The Raleigh City Council on Tuesday delayed a vote on proposed rules that would allow most residents to rent out their homes for up to 30 days at a time. The practice is currently banned in Raleigh, but city officials are allowing hosts to operate while they hammer out regulations.
Tuesday’s move came eight months after the council created a task force to research short-term residential rentals. The group drafted a set of rules that aim to help protect neighborhoods from excess noise and traffic while also helping the tourism industry and residents who rely on rental revenues.
Task force leaders presented their recommendation to the council on Tuesday, saying it strikes a good balance.
“It represents a compromise that reflects months of discussion and deliberation on the issues surrounding short-term rentals in the city,” said Brent Woodcox, a Raleigh resident and co-leader of the task force. “It is supported by a petition that has been circulated on social media and garnered more than 300 signatures in support, including that of former mayor Charles Meeker.”
The group suggested categorizing short-term rentals into three types: Type 1 would have a property manager on-site throughout the rental period. Type 2 would require a manager to be on-site 181 days of the year, but not during the rental period. Type 3 wouldn’t require a manager at all, but would only be allowed in mixed-use districts.
Each host would apply for a permit and pay a $150 fee, and then pay an $82 renewal fee each year.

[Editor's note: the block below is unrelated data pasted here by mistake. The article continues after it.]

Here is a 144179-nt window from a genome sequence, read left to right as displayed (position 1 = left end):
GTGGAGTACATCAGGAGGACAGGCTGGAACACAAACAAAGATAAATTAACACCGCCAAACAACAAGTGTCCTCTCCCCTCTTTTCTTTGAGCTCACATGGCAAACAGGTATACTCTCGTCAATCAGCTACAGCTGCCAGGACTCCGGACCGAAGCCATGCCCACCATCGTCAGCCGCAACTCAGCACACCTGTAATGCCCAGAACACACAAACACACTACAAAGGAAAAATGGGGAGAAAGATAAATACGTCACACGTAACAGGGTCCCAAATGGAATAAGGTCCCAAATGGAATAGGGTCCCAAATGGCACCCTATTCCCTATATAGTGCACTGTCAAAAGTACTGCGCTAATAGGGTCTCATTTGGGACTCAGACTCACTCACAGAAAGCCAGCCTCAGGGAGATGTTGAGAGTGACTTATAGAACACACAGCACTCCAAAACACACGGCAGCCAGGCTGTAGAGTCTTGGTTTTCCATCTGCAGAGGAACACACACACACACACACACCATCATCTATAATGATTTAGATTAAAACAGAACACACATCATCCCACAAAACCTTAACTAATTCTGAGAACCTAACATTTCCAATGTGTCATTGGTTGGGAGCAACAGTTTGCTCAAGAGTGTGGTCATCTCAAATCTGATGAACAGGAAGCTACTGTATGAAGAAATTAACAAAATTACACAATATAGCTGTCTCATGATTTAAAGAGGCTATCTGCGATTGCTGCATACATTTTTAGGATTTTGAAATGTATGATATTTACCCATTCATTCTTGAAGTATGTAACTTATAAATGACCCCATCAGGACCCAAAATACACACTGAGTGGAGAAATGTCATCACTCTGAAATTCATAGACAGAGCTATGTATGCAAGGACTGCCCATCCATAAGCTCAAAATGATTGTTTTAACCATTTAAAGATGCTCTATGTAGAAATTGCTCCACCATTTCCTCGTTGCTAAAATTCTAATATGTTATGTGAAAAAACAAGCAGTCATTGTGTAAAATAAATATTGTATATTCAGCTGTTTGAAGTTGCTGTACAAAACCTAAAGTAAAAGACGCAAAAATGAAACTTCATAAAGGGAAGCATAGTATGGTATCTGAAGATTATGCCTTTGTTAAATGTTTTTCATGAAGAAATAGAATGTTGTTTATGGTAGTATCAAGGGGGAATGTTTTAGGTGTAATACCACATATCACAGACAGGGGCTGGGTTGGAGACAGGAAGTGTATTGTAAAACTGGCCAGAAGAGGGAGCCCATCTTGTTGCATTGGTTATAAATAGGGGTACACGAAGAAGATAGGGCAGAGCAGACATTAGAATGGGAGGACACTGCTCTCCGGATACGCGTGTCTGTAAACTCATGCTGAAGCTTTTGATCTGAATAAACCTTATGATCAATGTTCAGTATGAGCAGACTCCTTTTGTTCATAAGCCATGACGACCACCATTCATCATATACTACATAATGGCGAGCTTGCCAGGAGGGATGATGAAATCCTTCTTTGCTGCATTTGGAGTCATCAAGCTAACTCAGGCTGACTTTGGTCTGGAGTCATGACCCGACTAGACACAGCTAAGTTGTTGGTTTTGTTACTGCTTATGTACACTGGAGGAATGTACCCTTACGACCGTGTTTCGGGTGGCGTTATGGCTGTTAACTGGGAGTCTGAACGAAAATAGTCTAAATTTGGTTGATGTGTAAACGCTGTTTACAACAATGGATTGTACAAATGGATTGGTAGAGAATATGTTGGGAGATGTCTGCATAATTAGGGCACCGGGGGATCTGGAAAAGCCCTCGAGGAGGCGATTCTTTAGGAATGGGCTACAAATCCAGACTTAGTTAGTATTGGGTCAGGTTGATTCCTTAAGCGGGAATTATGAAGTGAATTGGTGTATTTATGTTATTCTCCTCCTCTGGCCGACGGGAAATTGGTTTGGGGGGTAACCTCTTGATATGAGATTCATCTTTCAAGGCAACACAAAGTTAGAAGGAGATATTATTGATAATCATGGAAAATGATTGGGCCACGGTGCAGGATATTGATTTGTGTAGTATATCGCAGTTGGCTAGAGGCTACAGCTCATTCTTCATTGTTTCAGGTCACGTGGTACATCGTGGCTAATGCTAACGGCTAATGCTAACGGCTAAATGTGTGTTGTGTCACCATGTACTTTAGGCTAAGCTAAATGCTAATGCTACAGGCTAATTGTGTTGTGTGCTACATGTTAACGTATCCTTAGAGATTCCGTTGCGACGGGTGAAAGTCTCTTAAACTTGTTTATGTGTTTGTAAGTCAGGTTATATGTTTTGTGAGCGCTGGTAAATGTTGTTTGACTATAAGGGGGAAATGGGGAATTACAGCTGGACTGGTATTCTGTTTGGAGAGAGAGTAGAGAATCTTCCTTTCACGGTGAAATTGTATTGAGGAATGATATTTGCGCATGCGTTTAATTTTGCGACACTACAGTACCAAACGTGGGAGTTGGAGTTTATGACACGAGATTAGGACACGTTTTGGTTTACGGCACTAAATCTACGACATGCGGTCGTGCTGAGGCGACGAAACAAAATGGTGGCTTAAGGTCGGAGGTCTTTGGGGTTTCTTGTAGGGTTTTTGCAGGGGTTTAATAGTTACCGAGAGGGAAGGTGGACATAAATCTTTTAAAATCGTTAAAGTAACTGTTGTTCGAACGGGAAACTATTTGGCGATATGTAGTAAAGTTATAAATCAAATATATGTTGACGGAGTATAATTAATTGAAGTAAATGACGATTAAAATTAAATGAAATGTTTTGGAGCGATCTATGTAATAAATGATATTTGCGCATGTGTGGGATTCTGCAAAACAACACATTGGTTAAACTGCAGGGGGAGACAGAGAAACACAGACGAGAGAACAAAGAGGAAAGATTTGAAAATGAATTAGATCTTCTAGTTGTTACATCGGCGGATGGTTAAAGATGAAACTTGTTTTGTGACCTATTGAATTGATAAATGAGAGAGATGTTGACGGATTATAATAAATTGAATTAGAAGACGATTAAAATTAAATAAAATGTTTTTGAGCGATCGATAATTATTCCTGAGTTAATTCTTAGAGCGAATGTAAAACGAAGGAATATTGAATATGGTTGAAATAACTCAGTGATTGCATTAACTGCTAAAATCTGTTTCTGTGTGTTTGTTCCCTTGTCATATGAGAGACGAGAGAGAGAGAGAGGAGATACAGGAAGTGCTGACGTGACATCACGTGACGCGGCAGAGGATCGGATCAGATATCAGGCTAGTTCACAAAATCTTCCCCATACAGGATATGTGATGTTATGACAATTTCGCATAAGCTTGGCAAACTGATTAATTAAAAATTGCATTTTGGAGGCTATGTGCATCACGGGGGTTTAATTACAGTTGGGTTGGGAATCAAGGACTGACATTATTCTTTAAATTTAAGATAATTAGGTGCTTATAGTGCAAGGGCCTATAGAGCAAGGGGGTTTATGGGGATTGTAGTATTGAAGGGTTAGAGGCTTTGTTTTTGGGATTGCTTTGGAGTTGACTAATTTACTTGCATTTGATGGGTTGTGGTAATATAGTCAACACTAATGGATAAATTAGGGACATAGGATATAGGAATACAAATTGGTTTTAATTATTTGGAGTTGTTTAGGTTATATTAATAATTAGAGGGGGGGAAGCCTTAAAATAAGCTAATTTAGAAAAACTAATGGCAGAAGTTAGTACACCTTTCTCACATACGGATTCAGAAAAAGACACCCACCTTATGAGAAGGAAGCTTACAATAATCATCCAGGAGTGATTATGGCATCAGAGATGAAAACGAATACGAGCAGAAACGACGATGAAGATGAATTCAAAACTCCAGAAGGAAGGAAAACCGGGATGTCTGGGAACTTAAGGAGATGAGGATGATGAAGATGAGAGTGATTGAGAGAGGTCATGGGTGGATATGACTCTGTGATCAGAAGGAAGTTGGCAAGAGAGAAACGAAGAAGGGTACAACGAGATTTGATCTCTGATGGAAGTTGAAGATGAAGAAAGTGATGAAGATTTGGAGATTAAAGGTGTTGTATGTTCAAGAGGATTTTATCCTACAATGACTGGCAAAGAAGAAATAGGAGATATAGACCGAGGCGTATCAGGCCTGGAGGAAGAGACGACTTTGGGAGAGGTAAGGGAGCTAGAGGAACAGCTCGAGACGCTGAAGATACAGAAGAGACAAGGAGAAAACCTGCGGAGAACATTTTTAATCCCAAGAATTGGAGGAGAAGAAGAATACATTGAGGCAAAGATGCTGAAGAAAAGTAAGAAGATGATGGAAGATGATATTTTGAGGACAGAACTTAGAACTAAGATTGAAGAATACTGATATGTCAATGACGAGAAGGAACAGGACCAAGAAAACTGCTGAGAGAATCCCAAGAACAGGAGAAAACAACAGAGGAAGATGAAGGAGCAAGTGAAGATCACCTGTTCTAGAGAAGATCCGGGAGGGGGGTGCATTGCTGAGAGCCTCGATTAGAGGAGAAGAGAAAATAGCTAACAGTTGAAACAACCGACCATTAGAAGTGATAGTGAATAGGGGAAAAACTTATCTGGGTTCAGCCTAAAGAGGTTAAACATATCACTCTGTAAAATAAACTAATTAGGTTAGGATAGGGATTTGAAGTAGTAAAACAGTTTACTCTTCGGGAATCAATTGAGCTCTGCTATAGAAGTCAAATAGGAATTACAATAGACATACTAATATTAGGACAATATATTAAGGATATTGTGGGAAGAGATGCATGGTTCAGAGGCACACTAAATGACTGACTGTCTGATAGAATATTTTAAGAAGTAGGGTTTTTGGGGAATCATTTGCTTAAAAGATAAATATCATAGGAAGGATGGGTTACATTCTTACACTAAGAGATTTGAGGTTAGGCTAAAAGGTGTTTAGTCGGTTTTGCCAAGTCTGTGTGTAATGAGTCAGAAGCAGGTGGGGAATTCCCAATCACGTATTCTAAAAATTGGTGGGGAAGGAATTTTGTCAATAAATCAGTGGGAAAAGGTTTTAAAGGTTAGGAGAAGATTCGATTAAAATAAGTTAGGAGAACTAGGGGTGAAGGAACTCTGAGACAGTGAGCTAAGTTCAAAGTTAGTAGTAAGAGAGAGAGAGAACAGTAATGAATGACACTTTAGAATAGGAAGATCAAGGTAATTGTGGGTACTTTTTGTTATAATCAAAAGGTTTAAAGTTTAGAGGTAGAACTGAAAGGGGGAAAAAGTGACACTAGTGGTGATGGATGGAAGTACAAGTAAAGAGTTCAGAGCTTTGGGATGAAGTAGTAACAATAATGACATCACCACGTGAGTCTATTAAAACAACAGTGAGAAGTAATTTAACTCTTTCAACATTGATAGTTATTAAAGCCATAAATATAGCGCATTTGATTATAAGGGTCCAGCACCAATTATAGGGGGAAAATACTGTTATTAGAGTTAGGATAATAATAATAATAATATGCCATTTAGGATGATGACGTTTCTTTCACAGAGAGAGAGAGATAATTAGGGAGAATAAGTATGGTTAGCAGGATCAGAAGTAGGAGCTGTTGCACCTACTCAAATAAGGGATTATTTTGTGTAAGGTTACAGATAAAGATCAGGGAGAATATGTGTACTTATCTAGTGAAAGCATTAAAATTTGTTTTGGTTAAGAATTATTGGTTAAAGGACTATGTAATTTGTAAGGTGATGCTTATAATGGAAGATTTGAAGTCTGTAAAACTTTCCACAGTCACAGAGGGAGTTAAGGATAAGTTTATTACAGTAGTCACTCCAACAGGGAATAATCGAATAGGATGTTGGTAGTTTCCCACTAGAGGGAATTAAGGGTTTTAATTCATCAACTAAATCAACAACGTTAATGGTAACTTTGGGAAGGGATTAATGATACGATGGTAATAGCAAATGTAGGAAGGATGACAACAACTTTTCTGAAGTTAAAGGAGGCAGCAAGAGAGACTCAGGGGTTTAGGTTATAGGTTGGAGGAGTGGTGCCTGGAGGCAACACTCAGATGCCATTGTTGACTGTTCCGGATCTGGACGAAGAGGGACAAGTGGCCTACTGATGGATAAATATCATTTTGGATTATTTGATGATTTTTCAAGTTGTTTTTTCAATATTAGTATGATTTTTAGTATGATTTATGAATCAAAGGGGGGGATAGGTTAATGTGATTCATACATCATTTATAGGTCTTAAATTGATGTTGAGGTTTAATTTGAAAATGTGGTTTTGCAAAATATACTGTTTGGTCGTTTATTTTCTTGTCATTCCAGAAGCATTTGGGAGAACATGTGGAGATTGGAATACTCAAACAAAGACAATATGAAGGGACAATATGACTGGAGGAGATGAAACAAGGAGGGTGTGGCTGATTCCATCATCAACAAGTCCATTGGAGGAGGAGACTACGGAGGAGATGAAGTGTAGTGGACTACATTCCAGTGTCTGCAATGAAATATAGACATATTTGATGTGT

Rather than vote on the proposal, the City Council voted to send it to the Economic Development and Innovation Committee, led by Mayor Nancy McFarlane.
The vote comes almost exactly a year after the council sent a different set of short-term rental regulations to the same committee. That was on June 7, 2016, after the council failed to adopt rules in a 4-4 vote.
This time, McFarlane said the city needs to work out legal issues with the task force’s proposal before moving forward.
Councilman Dickie Thompson, a skeptic of short-term rentals, said the task force’s proposal still doesn’t go far enough to protect neighborhoods.
“There’s a lot of little concerns, but the biggest is still the whole-house rentals in residential areas with no owner or manager,” Thompson said.
He said he thinks the proposal allows for too many rooms to be rented out – five – and that rentals should have a minimum number of bathrooms.
Gregg Stebben, a short term rental host, said he’s disappointed by another delay. Stebben served on the task force and thought city attorneys were reviewing their work.
“We were told many times during the process that X or Y could not be done because X or Y was not legal. Clearly our work was being reviewed by legal staff during the process,” Stebben said. “So how could the entire ordinance go without legal review before the Task Force voted on it, and again without legal review before it came before the City Council for a vote?”
It’s unclear when McFarlane’s committee will discuss the issue. City Attorney Tom McCormick suggested it should be soon.
City leaders have been debating the issue since January 2015, when it stopped enforcing its ban on short-term rentals. The longer the city goes without rules, the less likely hosts are to follow them once they’re adopted, McCormick said.
“We have a lot of businesses that right now are illegal,” he said. “I’m very concerned that we need to do something fairly shortly.”